3. Lots of 20+ mile long runs - I ran my first marathon in 2002, and I’ve run nearly 20 races of that length or greater since then. Most marathon trailing programs have you work up to 20 miles, then taper, then race. Since I’m currently training for a 100 mile race, I’m running 20 miles or more almost every weekend these days. The biggest change that I’ve seen is that my legs no longer quit on me during races. The take away is that long runs are the most important part of any training program and the more that you can include in your schedule without overtraining, the better your result will be. If you are going to run a marathon: do gradually increase your milage, but once you get to 20 keep up those long runs on a consistent basis over a series of months and you won’t just finish your race, you’ll feel better throughout it.

4. Podcasts –  Ultra Runner Podcast, Talk Ultra, and Running Stupid
 are great podcasts to listen to during long runs. Adam Carolla and Joe Rogan are also in heavy rotation. 

- Nate

Photos from the Event:



  1. Great job Nate! This is/was my first year running ultras and in the latter part of the year, I found myself battling those "who cares if I finish" questions...and yes, I cared and always found myself crossing the finish. The conditions that day of the race definitely weren't even close to ideal. Way to tough it out. (And to answer the task for the RS "contest," I find inspiration from anyone that has the guts to put themselves at the starting line regardless of whether or not the finish.)

  2. Great job Nate, and way to step up to the 50 miler at the last minute. I generally like running in the rain, but that must have been crazy... Best of luck on your journey to the 100 mile distance!
    For the RS contest - I'm constantly inspired by the mid/back pack-runners, who have to tough it out, where things go wrong, very wrong, and they have to literally re-build themselves during a race. When I was in the abyss during my first (and only) 100 miler I recalled the many 50-100 mile stories I had read and just kept taking the next step, knowing I could make it if I just kept moving, and it would all be worth it. And it was!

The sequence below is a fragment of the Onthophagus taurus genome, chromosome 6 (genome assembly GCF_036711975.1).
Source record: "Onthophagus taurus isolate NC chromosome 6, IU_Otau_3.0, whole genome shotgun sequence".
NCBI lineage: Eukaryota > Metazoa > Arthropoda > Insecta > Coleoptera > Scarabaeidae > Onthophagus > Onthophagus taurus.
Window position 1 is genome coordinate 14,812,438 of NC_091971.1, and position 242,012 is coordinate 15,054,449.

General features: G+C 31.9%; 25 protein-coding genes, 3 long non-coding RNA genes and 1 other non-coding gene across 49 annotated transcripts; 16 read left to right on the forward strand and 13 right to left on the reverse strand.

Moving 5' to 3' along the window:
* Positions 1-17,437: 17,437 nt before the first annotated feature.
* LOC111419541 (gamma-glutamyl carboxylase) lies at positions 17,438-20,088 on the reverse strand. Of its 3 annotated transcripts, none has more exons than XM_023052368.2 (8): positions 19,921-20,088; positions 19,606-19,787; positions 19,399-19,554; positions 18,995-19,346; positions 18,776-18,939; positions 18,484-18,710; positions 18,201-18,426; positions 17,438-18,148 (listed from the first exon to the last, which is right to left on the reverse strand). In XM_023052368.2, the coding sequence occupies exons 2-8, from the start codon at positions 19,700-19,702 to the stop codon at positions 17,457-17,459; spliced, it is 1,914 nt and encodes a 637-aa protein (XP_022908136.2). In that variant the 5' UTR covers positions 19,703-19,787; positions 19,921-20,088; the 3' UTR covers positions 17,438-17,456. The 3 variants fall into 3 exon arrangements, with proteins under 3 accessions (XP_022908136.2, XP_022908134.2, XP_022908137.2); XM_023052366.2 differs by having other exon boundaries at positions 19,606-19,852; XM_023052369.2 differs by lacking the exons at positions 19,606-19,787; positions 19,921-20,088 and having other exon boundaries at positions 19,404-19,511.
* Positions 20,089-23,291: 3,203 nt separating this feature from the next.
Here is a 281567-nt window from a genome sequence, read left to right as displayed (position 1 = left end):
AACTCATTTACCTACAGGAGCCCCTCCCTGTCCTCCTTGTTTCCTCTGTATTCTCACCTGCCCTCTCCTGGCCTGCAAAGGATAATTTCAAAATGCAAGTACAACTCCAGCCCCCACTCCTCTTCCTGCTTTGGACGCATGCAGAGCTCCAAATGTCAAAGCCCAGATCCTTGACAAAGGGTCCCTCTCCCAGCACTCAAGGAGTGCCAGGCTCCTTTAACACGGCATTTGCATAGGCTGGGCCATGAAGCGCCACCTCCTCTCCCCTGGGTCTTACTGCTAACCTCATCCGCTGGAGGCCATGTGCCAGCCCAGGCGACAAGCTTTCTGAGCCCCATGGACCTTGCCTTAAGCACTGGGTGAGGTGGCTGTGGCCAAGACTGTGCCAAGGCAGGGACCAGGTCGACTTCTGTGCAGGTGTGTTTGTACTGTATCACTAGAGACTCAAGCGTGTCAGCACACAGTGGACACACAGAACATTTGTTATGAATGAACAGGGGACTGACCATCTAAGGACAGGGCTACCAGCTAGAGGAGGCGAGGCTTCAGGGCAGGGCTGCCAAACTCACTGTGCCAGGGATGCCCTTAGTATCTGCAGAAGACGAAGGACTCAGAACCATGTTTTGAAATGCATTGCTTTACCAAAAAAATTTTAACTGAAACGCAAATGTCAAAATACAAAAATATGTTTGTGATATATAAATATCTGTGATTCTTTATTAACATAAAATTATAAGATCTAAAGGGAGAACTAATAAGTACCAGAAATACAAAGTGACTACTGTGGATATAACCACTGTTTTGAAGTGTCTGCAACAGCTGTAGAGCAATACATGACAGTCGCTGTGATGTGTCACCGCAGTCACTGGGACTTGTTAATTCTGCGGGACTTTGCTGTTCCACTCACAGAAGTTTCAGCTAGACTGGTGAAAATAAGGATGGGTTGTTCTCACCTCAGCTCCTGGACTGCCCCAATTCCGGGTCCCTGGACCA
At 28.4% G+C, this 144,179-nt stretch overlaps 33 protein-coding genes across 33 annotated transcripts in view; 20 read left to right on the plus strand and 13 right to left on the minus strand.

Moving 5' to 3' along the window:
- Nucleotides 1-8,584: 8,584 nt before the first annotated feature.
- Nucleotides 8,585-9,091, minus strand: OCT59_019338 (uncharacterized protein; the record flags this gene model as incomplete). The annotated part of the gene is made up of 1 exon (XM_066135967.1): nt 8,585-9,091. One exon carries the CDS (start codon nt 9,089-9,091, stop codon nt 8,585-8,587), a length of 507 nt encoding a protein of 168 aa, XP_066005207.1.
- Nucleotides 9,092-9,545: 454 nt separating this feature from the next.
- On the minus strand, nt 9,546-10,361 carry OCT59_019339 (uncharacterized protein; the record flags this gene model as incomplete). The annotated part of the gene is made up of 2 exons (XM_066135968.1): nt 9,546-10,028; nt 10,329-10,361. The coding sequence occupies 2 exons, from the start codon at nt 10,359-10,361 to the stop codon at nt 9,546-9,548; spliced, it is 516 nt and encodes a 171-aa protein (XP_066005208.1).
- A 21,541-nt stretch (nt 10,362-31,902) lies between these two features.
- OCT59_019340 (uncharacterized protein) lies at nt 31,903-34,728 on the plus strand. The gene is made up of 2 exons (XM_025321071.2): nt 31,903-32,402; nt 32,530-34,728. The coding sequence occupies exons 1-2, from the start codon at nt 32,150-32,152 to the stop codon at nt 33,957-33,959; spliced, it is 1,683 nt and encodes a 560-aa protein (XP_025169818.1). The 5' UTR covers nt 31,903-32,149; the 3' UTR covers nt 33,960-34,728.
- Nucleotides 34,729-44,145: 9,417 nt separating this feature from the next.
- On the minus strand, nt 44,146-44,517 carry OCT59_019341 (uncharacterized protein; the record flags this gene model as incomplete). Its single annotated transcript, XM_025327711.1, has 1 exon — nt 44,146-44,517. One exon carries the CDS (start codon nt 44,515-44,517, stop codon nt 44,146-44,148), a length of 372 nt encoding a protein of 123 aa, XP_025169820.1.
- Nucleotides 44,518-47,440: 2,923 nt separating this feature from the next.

3. Awesome post Nate! I just started running ultras about a year and a half ago and joined the Endurables this past May. Without a doubt, I couldn't have completed the Marin Ultra Challenge 50M, nor achieve a WS100 qualifying time at the Headlands 50M. Best of luck to you on your journey to finish a 100!

    For the Running Stupid Contest: My inspiration is drawn from the men and women of our armed forces serving throughout the world. Enduring the pain and putting forth relentless effort, is but a small tribute to their service for our country.

  4. Great job, Nate, especially since the distance was confirmed only at the last minute. In my first 50 mile race attempt I was pulled atop Diablo at mile 41, endured a grueling tortuous ride down the hill, then an ambulance ride to the emergency department where I stayed all night. So you are starting your ultra-50k ultra career more strongly than I did(n't)!

    Ken wants us to hijack your post with comments not directly relevant to your for our potential personal gain. (Evil cackle of laughter).

    What/Who inspires me the most-- Chris touched on this: back of the pack runners who are out there much longer, don't always get that finishers award and for which this craziness doesn't come easily. I usually finish toward the front, but I've also finished DFL twice in my life, and those are among the ultras of which I am most proud.

  5. loved the video Nate and way to go on battling the mental demons! awesome time too despite the horrid conditions it was great to see the Marin Headlands. I ran with Ken in the Muir Beach 50k in 2009 (can't believe it was that long ago Ken!!), and am despriate to return to San Fran (hence my desire to get involved in the RS contest. Who/what inspires me...? inspiration comes from so many places both externally in the form of people you meet, places you visit and situations you find yourself in. Internally too inspiration comes form deep inside when you least expect it, and usually when you are at your lowest. I just which I could find the recipe so I could bottle it up and open it up when I need it most! Which will probably be 85 miles into WSER100!! :-D

  6. Great job out there, Nate. So fun to hear about how other runners deal with certain races. I commend you on not giving up in the beginning and finishing strong.